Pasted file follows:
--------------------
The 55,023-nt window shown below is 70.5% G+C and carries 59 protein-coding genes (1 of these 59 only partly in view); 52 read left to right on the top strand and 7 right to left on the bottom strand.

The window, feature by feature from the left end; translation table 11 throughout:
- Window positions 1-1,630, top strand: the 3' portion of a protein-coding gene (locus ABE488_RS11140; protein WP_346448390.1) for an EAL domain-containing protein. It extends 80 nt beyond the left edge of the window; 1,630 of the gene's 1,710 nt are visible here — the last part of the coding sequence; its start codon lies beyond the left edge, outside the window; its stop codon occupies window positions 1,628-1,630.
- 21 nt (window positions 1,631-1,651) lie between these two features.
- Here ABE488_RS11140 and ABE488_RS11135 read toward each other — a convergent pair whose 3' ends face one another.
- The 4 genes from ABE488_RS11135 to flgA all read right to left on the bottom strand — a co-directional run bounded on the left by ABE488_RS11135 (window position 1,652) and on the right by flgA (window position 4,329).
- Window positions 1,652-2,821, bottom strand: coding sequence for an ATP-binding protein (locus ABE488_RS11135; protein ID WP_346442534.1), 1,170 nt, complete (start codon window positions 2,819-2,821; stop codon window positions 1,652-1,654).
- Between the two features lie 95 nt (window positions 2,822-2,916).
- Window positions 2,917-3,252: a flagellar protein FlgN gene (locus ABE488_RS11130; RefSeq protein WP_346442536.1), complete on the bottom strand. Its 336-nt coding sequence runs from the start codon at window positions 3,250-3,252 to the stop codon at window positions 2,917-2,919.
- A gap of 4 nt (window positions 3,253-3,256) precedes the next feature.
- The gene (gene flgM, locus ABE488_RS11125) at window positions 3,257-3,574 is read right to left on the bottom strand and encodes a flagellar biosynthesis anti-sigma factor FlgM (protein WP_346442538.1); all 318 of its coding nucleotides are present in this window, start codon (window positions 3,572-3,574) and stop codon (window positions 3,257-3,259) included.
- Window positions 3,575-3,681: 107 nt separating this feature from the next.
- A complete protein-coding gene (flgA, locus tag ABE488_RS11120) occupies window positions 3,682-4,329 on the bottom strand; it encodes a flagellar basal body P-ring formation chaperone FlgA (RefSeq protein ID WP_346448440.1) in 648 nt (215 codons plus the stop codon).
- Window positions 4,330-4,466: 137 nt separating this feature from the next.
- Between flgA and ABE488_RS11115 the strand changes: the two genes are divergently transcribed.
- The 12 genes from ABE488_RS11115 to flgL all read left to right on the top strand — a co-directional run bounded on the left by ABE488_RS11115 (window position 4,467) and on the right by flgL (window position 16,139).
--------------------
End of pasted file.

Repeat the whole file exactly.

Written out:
The 55,023-nt window shown below is 70.5% G+C and carries 59 protein-coding genes (1 of these 59 only partly in view); 52 read left to right on the top strand and 7 right to left on the bottom strand.

The window, feature by feature from the left end; translation table 11 throughout:
- Window positions 1-1,630, top strand: the 3' portion of a protein-coding gene (locus ABE488_RS11140; protein WP_346448390.1) for an EAL domain-containing protein. It extends 80 nt beyond the left edge of the window; 1,630 of the gene's 1,710 nt are visible here — the last part of the coding sequence; its start codon lies beyond the left edge, outside the window; its stop codon occupies window positions 1,628-1,630.
- 21 nt (window positions 1,631-1,651) lie between these two features.
- Here ABE488_RS11140 and ABE488_RS11135 read toward each other — a convergent pair whose 3' ends face one another.
- The 4 genes from ABE488_RS11135 to flgA all read right to left on the bottom strand — a co-directional run bounded on the left by ABE488_RS11135 (window position 1,652) and on the right by flgA (window position 4,329).
- Window positions 1,652-2,821, bottom strand: coding sequence for an ATP-binding protein (locus ABE488_RS11135; protein ID WP_346442534.1), 1,170 nt, complete (start codon window positions 2,819-2,821; stop codon window positions 1,652-1,654).
- Between the two features lie 95 nt (window positions 2,822-2,916).
- Window positions 2,917-3,252: a flagellar protein FlgN gene (locus ABE488_RS11130; RefSeq protein WP_346442536.1), complete on the bottom strand. Its 336-nt coding sequence runs from the start codon at window positions 3,250-3,252 to the stop codon at window positions 2,917-2,919.
- A gap of 4 nt (window positions 3,253-3,256) precedes the next feature.
- The gene (gene flgM, locus ABE488_RS11125) at window positions 3,257-3,574 is read right to left on the bottom strand and encodes a flagellar biosynthesis anti-sigma factor FlgM (protein WP_346442538.1); all 318 of its coding nucleotides are present in this window, start codon (window positions 3,572-3,574) and stop codon (window positions 3,257-3,259) included.
- Window positions 3,575-3,681: 107 nt separating this feature from the next.
- A complete protein-coding gene (flgA, locus tag ABE488_RS11120) occupies window positions 3,682-4,329 on the bottom strand; it encodes a flagellar basal body P-ring formation chaperone FlgA (RefSeq protein ID WP_346448440.1) in 648 nt (215 codons plus the stop codon).
- Window positions 4,330-4,466: 137 nt separating this feature from the next.
- Between flgA and ABE488_RS11115 the strand changes: the two genes are divergently transcribed.
- The 12 genes from ABE488_RS11115 to flgL all read left to right on the top strand — a co-directional run bounded on the left by ABE488_RS11115 (window position 4,467) and on the right by flgL (window position 16,139).